Twilight vampires

Twilight vampires

Instead of the familiar garlic/ash/sunlight/silver-fearing vampies of traditional lore, Stephanie Meyer has broken with tradition to present us with a bunch of superhuman sparkle fairies. Is it a premise taken too far… or not far enough?

As a fan of vampire literature, I was delighted when my friends told me about this new-fangled book called “Twilight.” It was the talk of my sleepy beach town; a rarity, since vampire media hardly ever meet with much success in the mainstream world (barring one or two Hollywood films in the last decade).

Unfortunately, Stephanie Meyer’s whimsical world of vampire lore… Shocked me. I had not expected ‘Twilight’ to take established vampire lore and re-craft it with all the care and attention of a giggling otaku on fanfiction.net.

Instead of beautifully twisted creatures of the night, whose mythological traits are backed up by a degree of internal logic, Stephenie Meyer has created a world of indestructible “Sparkle Fairies”.

Traditionally, vampire mythology states that vampires stay away from humans (when they’re not the night’s main course) because of their aversions to garlic, silver, ash wood, exposure to sunlight, and a stake to the heart. Since humanity has the power to kill them, vampires hide away and isolate themselves. Secrecy becomes essential to their lives.

In contrast, Stephanie Meyer crafts her brand of vampire with virtually no weaknesses. Her vampires can venture out into sunlight, have superhuman strength and speed, impenetrable skin and even unique gifts, like Alice’s ability to foresee the future.

It makes no sense that these sparkly superhumans take a back seat to humanity, or that they’re content with their own secret societies. After reading their opinions on the human race and discovering the attitudes of the vampire ruling class (“Volturi”), it isn’t logical that they haven’t made some attempt to take over the world and breed humans for the sole purposes of food, mates, and production of new vampires.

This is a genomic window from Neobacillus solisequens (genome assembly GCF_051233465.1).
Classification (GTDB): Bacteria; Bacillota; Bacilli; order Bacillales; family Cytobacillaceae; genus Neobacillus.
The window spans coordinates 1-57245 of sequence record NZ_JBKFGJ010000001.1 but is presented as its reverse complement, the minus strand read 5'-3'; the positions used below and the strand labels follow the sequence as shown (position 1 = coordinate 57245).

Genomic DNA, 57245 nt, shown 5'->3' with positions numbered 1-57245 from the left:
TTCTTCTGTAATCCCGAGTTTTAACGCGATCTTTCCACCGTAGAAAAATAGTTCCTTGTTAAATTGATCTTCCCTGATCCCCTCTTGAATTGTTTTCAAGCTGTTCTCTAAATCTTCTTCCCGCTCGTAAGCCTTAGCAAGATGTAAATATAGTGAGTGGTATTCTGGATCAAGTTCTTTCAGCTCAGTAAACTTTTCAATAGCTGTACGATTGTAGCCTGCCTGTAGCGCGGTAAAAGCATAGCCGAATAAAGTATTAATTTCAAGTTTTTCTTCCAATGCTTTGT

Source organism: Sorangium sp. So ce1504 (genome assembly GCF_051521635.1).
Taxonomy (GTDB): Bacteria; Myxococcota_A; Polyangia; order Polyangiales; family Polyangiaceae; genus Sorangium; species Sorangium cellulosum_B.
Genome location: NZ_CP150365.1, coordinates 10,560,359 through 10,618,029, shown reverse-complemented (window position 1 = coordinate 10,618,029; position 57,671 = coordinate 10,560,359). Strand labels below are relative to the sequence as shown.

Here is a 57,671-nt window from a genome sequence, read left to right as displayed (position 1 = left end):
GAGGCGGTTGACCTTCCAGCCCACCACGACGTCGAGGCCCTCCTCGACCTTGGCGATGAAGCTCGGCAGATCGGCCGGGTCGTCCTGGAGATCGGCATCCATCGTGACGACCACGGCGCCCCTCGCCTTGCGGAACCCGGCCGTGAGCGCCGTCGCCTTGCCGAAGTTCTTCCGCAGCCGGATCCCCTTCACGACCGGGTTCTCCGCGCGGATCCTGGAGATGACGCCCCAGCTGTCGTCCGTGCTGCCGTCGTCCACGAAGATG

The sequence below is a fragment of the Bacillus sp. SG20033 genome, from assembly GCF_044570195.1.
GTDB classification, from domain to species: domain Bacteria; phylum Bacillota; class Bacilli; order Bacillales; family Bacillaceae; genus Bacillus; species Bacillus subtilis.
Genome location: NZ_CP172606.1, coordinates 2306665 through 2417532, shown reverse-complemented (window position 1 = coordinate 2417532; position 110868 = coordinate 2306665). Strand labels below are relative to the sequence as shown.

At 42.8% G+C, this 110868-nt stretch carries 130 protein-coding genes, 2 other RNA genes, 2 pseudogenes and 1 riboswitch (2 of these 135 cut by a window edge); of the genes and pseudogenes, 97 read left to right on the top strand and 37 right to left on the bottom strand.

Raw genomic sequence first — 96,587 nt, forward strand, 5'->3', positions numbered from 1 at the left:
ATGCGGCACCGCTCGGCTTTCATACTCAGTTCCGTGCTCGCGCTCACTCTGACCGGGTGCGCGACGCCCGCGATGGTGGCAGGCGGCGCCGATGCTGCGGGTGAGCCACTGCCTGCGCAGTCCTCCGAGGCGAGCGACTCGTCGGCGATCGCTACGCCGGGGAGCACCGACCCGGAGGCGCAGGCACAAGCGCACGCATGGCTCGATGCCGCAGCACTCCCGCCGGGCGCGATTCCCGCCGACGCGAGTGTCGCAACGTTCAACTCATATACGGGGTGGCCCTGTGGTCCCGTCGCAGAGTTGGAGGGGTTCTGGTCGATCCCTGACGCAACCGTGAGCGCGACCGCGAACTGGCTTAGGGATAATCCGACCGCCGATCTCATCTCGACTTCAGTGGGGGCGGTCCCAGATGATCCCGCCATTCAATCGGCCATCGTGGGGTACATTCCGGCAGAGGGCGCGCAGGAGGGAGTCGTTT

Stephanie Meyer was quoted in an article as saying that she didn’t bother to research on vampire lore…. And it shows.

In fact, the book is riddled with illogic. A fictional world doesn’t have to be believable in the sense that it corresponds to natural and social laws as we know it. It does, however, have to have its own internal logic – one that makes you believe this fictional world is real, could really exist.

In the first book, Stephanie Meyer specifically said that vampires couldn’t produce children. Fine. In her rewriting of the vampire lore, the reader now believes this is true. Yet a few books down the line, Bella is pregnant with baby Nessie. How can this be? Edward’s babymakers shouldn’t even be functioning to produce children, as it’s said that “venom” replaces just about all of the fluids in a vampire’s body. By following the laws of biology, if sperm had impregnated Bella, then Nessie would be a normal cherub-faced little girl. If the sperm were vampire venom, then Bella would presumably have become a vampire. A women’s uterus is not some impenetrable super tank. Surely some of the venom would have seeped through the uterus wall and turned her into a vampire?

J.K.Rowling is cited as saying she knew exactly how the Harry Potter saga (another hype-laden hugely successful fantasy saga, and therefore appropriate to compare with Twilight) would end – she’d fully plotted it from the very start.

If only Meyer had done the same, and broken away from traditional vampire lore to create a new and sturdy version of vampire mythology that would stand the test of time. While I am glad to see one of my favorite genres become more openly accepted, it pains me to see it treated so carelessly. If Stephanie Meyer had done her research (and gotten a better editor), then maybe she could have written a series truly deserving of its hype.

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